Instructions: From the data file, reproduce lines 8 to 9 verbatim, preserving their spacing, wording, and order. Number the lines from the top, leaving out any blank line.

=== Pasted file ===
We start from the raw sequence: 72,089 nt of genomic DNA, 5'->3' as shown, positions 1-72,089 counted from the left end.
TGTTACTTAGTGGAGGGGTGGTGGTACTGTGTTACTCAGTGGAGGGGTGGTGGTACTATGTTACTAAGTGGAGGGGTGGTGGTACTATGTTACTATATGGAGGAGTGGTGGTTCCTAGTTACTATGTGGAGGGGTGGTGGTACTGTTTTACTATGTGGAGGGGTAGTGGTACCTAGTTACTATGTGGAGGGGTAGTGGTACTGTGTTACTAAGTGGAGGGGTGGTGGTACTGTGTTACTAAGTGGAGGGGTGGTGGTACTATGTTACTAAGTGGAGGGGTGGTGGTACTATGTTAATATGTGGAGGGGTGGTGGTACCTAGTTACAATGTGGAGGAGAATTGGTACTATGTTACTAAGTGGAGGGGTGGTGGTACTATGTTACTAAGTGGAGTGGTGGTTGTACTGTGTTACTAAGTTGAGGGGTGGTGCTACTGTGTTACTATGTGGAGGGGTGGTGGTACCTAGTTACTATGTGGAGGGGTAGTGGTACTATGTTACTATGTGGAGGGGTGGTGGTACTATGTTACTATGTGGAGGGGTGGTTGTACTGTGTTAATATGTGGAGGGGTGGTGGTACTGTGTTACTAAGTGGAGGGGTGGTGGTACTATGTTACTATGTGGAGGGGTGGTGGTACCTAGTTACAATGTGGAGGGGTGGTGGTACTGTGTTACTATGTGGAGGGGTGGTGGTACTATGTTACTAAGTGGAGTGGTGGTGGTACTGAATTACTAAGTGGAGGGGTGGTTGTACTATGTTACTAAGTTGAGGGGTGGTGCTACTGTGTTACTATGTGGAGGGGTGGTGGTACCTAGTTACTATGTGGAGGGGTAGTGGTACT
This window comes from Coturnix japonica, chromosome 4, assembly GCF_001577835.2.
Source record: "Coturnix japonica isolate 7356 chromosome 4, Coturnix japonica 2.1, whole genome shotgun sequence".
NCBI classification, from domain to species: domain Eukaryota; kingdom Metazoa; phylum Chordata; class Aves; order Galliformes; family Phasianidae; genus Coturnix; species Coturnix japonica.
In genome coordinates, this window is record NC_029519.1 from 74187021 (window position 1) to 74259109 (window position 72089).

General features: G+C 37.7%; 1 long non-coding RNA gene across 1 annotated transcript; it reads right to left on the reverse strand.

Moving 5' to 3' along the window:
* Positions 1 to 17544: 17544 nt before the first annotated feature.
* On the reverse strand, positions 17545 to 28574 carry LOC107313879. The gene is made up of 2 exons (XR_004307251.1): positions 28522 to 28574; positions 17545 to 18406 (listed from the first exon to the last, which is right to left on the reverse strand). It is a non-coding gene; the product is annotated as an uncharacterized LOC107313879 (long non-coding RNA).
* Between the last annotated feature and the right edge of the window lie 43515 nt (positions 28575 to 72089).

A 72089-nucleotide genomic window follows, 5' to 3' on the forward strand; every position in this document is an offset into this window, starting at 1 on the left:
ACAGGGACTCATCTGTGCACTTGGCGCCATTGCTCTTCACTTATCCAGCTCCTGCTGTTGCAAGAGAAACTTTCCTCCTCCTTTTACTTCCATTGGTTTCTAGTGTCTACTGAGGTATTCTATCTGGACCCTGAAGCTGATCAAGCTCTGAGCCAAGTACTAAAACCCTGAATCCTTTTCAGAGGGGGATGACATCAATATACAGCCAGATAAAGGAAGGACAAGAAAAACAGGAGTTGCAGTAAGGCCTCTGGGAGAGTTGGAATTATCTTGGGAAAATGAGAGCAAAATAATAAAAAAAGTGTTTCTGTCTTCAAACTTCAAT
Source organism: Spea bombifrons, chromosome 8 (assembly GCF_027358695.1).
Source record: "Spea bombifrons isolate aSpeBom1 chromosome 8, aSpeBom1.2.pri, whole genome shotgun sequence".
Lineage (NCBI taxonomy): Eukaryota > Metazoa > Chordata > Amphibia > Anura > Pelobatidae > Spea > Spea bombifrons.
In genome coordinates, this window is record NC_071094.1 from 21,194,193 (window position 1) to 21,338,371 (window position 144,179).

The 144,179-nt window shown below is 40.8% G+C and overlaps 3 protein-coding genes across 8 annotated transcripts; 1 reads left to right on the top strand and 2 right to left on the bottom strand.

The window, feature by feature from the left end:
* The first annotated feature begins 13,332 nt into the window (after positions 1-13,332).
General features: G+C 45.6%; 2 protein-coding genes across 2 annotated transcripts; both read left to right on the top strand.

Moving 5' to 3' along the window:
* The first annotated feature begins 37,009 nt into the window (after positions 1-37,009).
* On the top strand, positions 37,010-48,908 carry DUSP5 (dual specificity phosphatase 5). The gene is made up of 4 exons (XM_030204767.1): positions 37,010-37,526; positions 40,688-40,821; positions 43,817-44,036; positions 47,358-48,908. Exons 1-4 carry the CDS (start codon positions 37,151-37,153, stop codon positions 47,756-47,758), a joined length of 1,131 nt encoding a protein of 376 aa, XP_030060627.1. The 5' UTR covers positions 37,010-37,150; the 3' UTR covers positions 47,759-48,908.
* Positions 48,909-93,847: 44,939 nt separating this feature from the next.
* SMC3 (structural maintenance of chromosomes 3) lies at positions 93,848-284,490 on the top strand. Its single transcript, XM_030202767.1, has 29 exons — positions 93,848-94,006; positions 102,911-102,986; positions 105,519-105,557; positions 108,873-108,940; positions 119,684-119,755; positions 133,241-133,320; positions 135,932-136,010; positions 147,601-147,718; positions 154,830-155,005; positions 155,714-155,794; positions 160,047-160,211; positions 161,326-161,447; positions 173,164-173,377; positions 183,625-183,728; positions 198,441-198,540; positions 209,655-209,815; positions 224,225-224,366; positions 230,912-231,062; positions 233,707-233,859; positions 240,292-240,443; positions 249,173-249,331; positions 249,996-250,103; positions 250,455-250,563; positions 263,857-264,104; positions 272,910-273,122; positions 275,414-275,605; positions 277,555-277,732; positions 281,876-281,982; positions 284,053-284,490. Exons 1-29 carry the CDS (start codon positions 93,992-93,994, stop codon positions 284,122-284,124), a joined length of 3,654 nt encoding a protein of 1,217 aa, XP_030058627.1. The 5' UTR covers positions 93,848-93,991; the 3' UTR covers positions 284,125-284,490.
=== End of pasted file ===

Moving 5' to 3' along the window:
* Positions 1 to 17544: 17544 nt before the first annotated feature.